Climate Change Threatens World Natural Wonders, WWF Says
BRUSSELS -- Climate change threatens to destroy the Great Barrier Reef and other natural wonders of the world if nations fail to act to reduce greenhouse gas emissions, environmental group WWF said on Thursday.
"From turtles to tigers, from the desert of Chihuahua to the great Amazon, all these wonders of nature are at risk from warming temperatures," Lara Hansen, the head scientist of WWF's global climate change programme, said in a statement.
"While adaptation to changing climate can save some, only drastic action by governments to reduce emissions can hope to stop their complete destruction."
The group's warning came as leading climate scientists met in Brussels to adopt a report that warns of specific regional dangers from global warming including more hunger in Africa, rising seas, and melting of Himalayan glaciers.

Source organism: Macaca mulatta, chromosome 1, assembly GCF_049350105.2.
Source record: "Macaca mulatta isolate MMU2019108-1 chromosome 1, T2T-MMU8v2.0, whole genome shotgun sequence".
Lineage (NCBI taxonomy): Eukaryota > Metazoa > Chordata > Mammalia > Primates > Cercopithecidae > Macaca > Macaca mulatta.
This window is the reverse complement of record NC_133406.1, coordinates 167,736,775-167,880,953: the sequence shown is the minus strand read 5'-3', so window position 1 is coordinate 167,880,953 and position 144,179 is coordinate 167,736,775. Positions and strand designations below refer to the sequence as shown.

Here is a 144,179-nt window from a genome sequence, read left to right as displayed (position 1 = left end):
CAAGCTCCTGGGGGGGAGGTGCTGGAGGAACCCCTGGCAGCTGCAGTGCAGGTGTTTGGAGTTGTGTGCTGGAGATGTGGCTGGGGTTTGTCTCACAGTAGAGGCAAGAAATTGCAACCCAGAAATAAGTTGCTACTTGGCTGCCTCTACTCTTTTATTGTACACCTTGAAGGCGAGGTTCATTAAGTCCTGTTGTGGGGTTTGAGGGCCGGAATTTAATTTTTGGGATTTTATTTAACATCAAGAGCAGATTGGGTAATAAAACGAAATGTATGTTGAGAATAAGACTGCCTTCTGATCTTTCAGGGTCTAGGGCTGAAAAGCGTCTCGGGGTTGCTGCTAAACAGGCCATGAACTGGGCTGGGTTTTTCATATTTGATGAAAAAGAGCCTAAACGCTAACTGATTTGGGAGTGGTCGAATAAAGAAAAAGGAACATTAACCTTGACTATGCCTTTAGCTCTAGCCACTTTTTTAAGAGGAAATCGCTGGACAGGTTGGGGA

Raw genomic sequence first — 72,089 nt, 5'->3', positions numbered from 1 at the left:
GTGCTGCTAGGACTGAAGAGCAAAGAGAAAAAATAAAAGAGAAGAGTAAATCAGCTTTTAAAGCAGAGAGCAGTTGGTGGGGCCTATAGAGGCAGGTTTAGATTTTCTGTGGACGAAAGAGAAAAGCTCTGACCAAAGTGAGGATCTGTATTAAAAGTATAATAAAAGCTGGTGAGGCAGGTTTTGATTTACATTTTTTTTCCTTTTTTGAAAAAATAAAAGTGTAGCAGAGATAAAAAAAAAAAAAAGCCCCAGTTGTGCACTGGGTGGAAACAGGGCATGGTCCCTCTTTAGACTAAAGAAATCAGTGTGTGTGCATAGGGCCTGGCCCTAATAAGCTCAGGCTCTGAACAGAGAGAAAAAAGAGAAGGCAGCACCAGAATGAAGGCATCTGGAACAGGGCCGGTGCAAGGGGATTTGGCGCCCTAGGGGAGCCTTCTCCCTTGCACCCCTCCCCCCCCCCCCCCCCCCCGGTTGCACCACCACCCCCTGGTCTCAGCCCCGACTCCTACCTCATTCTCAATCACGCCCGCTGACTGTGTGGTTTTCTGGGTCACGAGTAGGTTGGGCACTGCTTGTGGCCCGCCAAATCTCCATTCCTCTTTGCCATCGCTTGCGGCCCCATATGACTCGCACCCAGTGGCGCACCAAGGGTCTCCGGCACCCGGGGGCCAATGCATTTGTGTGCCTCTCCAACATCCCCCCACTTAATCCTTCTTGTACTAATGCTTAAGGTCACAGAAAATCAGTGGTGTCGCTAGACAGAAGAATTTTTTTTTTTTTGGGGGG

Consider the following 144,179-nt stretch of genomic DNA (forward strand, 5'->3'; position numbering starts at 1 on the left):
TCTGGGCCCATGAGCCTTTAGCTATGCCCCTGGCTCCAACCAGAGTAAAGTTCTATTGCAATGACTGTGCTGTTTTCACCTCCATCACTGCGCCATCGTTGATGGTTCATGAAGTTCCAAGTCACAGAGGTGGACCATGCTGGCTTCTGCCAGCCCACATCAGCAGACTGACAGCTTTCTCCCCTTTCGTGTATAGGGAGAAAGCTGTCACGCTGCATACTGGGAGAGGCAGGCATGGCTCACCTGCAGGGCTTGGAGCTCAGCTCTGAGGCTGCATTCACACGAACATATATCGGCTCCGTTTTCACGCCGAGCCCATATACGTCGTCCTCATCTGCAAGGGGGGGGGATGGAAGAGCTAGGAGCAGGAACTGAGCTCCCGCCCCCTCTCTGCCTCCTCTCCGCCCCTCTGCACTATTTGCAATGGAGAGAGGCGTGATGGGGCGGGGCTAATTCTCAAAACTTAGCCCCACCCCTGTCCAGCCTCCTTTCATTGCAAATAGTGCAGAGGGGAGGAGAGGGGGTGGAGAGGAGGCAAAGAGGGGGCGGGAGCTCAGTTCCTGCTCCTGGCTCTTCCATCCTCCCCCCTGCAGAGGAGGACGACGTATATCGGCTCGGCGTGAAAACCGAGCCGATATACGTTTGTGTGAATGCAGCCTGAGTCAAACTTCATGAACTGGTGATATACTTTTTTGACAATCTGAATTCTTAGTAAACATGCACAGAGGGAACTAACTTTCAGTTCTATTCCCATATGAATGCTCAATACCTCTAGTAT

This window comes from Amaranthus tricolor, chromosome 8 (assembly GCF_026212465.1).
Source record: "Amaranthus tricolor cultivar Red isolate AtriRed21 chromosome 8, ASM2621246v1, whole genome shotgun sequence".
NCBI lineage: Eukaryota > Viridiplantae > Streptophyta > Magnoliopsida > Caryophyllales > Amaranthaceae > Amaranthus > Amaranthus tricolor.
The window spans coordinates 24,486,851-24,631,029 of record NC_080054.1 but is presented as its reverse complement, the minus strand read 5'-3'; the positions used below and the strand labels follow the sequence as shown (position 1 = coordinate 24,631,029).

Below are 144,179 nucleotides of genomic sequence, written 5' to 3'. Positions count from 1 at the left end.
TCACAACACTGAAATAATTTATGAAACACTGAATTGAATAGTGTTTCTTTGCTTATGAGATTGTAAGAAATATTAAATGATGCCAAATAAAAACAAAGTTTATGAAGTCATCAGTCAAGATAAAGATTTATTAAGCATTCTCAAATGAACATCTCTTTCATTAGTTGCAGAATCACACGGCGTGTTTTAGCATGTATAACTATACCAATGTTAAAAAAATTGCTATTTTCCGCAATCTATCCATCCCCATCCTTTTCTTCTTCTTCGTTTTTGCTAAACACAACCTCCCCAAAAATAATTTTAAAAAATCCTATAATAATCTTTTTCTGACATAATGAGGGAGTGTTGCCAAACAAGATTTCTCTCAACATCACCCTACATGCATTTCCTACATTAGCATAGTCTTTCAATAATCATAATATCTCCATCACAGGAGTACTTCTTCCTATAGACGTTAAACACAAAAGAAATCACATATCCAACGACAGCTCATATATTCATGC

WWF said the Great Barrier Reef was at risk from coral bleaching caused by higher water temperatures. China's Yangtze River, Asia's longest, will suffer from lack of water as glaciers shrink and disappear, it said.
It said the Chihuahuan Desert in North America would suffer as the Rio Grande river depletes. Six out of seven marine turtle species in Latin America and the Caribbean were also endangered as nesting beaches are destroyed by rising sea levels.
Chile and Argentina's Alerce trees, which can live for more than 3,000 years, were at higher risk of perishing from longer periods of drought and increased risk of forest fires.
The group urged nations to take action to adapt to global warming while also halting its advance.